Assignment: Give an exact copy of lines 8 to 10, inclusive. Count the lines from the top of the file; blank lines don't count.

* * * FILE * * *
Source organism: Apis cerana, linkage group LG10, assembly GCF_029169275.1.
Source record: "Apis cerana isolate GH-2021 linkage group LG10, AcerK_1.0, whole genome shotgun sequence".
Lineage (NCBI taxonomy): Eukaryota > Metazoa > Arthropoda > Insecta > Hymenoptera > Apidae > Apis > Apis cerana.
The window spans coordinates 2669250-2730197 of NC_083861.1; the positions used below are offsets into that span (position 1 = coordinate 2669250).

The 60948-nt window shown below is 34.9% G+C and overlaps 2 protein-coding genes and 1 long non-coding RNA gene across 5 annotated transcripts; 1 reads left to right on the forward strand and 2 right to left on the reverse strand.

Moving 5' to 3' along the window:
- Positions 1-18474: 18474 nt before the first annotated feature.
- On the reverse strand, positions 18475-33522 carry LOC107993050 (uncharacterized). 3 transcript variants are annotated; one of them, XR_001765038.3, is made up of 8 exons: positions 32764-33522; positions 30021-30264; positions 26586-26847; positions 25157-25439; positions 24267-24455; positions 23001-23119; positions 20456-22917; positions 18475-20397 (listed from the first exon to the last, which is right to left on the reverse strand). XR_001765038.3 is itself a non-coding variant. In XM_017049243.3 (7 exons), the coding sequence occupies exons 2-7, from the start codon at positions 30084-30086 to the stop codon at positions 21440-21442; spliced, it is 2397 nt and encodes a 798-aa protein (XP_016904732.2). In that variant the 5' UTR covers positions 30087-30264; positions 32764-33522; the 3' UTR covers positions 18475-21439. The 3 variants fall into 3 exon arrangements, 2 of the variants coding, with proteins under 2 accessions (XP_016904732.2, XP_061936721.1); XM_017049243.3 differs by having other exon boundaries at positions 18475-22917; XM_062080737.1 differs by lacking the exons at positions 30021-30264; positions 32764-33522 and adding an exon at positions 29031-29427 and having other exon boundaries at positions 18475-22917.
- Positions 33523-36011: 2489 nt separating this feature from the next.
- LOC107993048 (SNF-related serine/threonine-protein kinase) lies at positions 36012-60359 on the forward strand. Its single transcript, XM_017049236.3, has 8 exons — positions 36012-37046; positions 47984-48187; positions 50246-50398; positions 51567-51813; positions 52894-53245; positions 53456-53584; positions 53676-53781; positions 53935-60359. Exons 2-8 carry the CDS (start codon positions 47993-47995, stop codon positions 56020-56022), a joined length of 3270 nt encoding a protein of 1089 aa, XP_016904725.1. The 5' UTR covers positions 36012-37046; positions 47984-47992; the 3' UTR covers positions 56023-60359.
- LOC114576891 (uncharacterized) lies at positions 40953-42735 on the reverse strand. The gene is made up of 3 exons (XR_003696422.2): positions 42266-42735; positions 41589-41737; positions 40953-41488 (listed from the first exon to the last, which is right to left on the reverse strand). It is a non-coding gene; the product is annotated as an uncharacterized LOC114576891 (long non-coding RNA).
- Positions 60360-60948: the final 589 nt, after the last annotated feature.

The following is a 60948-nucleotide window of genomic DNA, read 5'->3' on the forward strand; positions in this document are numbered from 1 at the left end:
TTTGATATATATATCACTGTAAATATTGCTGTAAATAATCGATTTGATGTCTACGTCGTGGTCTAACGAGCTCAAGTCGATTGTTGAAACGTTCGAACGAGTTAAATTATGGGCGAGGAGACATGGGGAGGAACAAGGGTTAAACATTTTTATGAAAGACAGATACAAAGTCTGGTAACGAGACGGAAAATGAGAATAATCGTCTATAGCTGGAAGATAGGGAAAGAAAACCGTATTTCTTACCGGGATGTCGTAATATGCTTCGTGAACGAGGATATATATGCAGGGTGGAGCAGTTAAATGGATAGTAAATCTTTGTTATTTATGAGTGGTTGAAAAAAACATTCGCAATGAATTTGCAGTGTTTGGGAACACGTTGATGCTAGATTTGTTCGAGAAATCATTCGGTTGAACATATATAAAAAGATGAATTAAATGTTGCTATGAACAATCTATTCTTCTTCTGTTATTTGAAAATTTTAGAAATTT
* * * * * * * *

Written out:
- On the reverse strand, positions 18475-33522 carry LOC107993050 (uncharacterized). 3 transcript variants are annotated; one of them, XR_001765038.3, is made up of 8 exons: positions 32764-33522; positions 30021-30264; positions 26586-26847; positions 25157-25439; positions 24267-24455; positions 23001-23119; positions 20456-22917; positions 18475-20397 (listed from the first exon to the last, which is right to left on the reverse strand). XR_001765038.3 is itself a non-coding variant. In XM_017049243.3 (7 exons), the coding sequence occupies exons 2-7, from the start codon at positions 30084-30086 to the stop codon at positions 21440-21442; spliced, it is 2397 nt and encodes a 798-aa protein (XP_016904732.2). In that variant the 5' UTR covers positions 30087-30264; positions 32764-33522; the 3' UTR covers positions 18475-21439. The 3 variants fall into 3 exon arrangements, 2 of the variants coding, with proteins under 2 accessions (XP_016904732.2, XP_061936721.1); XM_017049243.3 differs by having other exon boundaries at positions 18475-22917; XM_062080737.1 differs by lacking the exons at positions 30021-30264; positions 32764-33522 and adding an exon at positions 29031-29427 and having other exon boundaries at positions 18475-22917.
- Positions 33523-36011: 2489 nt separating this feature from the next.
- LOC107993048 (SNF-related serine/threonine-protein kinase) lies at positions 36012-60359 on the forward strand. Its single transcript, XM_017049236.3, has 8 exons — positions 36012-37046; positions 47984-48187; positions 50246-50398; positions 51567-51813; positions 52894-53245; positions 53456-53584; positions 53676-53781; positions 53935-60359. Exons 2-8 carry the CDS (start codon positions 47993-47995, stop codon positions 56020-56022), a joined length of 3270 nt encoding a protein of 1089 aa, XP_016904725.1. The 5' UTR covers positions 36012-37046; positions 47984-47992; the 3' UTR covers positions 56023-60359.